A living will becomes effective upon your incapacity or your inability to direct your physician on how you want your healthcare decisions made. Therefore, a living will explains to your medical professionals how you want them to answer important medical questions. Often times, a living will and power of attorney for healthcare work in concert with one another. A power of attorney for property is critical because a living will is limited in its’ ability to predict your particular medical scenario.

In contrasts, a power of attorney for healthcare is a legal document that appoints a trusted person to manage your healthcare decisions when you cannot make your own decisions. Again, the key difference between a power of attorney for healthcare and living will is control. With a power of attorney for healthcare, you appoint another person to make your healthcare decisions when you are incapable to making these decisions yourself.

It is important to state your philosophy towards blood transfusions, feeding tubes, or enhanced life support among many other factors. In my experience, a person’s ethnicity, religion, and personal philosophy makes each living will and power of attorney unique.

In conclusion, a living will and power of attorney for healthcare are typically included in an estate planning attorney’s estate planning documents. Each state has different legal requirements, but often times, a proper living will and power of attorney for healthcare requires your signature to be notarized or witnesses to witness your signature in addition to the notary.

Sean Robertson is an estate and elder law attorney that concentrates in wills, trusts, estate planning and asset protection. Sean is available at 312-498-6080 or Sean welcomes your questions for future articles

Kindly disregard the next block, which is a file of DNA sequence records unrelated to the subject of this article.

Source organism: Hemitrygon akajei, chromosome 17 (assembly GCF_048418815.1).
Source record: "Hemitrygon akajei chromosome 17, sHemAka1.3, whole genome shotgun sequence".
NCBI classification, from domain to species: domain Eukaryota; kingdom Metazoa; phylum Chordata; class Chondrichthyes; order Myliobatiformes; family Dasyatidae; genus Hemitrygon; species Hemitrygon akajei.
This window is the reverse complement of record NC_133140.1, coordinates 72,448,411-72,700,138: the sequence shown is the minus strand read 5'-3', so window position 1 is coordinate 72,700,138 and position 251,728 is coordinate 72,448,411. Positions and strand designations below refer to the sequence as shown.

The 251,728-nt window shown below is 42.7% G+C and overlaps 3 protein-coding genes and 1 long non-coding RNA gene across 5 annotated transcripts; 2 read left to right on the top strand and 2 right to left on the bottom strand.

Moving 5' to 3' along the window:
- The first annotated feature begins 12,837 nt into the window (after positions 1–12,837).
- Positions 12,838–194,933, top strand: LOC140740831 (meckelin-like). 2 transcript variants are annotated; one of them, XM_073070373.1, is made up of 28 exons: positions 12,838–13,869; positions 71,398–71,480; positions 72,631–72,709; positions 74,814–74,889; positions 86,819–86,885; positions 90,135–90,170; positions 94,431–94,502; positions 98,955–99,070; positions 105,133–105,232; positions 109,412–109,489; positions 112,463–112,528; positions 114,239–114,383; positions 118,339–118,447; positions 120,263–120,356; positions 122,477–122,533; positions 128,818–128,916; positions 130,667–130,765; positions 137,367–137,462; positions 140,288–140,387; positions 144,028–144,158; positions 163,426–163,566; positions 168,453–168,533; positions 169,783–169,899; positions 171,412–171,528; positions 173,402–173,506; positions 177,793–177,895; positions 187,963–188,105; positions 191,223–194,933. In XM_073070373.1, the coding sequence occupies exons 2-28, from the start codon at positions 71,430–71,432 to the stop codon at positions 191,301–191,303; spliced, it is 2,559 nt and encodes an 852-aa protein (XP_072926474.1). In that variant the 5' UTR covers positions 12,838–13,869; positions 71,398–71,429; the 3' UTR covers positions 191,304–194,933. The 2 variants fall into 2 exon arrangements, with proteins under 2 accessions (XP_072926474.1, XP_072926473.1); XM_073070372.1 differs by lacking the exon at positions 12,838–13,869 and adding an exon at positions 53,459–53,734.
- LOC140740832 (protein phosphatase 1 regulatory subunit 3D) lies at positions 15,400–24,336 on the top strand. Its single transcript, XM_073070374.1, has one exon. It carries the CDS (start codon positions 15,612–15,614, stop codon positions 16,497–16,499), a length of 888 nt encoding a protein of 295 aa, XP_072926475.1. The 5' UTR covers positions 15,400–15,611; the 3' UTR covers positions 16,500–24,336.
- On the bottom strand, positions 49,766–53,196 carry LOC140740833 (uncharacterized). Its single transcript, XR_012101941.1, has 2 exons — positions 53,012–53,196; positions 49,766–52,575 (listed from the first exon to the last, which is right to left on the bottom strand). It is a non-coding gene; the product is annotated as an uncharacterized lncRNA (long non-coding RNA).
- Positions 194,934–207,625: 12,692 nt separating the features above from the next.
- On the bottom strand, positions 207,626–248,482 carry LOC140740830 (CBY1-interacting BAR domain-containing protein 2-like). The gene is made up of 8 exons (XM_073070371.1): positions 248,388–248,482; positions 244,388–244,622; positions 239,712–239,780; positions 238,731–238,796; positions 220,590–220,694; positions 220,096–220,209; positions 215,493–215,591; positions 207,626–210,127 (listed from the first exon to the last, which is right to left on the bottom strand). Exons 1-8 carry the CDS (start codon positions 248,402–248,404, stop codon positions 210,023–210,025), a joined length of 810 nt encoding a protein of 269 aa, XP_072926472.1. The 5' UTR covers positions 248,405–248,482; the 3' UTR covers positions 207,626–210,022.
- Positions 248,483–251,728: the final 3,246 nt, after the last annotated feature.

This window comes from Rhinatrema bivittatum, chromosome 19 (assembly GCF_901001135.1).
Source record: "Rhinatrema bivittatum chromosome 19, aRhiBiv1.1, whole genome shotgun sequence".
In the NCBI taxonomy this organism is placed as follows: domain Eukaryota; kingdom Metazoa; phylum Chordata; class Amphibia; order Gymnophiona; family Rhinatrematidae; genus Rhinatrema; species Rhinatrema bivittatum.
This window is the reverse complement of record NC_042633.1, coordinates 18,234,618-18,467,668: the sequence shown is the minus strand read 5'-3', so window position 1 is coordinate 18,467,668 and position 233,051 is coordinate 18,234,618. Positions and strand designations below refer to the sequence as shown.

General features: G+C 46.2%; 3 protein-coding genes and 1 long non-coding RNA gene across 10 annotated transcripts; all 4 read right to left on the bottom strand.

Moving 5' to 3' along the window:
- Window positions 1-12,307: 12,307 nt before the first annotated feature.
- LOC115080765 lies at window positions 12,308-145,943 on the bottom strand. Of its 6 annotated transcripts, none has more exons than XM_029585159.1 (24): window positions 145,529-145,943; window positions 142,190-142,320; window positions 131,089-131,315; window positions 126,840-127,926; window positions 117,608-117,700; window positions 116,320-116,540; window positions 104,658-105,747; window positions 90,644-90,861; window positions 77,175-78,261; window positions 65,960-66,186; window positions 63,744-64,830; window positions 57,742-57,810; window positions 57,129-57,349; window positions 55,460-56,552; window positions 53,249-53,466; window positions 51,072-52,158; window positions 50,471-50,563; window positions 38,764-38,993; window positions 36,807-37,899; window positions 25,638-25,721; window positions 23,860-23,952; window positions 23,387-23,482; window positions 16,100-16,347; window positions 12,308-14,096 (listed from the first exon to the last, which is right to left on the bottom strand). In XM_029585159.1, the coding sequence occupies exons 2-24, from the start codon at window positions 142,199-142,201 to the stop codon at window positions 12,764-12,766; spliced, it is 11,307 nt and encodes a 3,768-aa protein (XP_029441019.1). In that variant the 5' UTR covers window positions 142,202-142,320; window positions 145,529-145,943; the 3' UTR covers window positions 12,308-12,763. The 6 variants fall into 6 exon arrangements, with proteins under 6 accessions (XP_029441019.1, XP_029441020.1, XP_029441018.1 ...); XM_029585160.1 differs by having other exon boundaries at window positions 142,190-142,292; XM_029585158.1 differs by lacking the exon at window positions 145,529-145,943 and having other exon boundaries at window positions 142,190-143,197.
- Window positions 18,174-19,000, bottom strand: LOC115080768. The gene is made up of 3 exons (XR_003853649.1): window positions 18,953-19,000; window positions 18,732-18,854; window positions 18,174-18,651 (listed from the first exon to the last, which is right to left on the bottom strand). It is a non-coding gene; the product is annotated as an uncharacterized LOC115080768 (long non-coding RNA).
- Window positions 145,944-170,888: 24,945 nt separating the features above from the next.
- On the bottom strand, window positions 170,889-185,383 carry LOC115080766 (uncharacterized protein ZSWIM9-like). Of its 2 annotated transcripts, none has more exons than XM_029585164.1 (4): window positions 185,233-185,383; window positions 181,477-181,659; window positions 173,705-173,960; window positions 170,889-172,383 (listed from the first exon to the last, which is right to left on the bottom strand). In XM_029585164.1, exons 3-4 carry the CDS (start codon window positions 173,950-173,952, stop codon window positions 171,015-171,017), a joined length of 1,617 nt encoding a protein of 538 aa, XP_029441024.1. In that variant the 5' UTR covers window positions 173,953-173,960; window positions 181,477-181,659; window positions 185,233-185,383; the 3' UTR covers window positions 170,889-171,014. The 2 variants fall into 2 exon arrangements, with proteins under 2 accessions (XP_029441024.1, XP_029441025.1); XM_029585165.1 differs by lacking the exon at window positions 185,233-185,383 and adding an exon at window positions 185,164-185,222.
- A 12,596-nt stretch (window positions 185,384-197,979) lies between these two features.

Sean Robertson is Principal and Wealth Preservation Attorney with Robertson Law Group, LLC, which has offices in Naperville and downtown Chicago, Illinois. Robertson Law Group, LLC is mobile and is happy to travel to you within the Chicagoland region.

Monday, February 8, 2010

Wills and Revocable Living Trusts

A will is simply a written agreement that explains who you want to inherit your property upon your death. A will also should have a guardianship provision, which explains who should be your guardian in case of an incapacity. Additionally, parents can explain who shall be the guardian of their children in case they are deceased. A will is simple and easy to implement. In the State of Illinois, one must have the will notarized along with two uninterested witnesses (witnesses that are not inheriting). Unfortunately, a will does not avoid probate court. Probate court is a court which determines who is the heir of property of the deceased person's estate.

A trust is a written agreement, which is a fictional person. A Trust is good for avoiding probate court and minimizing the impact of an incapacity. There are two major types of Trust. An irrevocable trust and a revocable trust. An irrevocable trust is a trust that may not be amended, altered, or changed. A revocable living trust is a trust that can be modified, changed, or altered.

Robertson Law Group, LLC
Naperville and downtown Chicago
312-498-6080 or 630-364-2318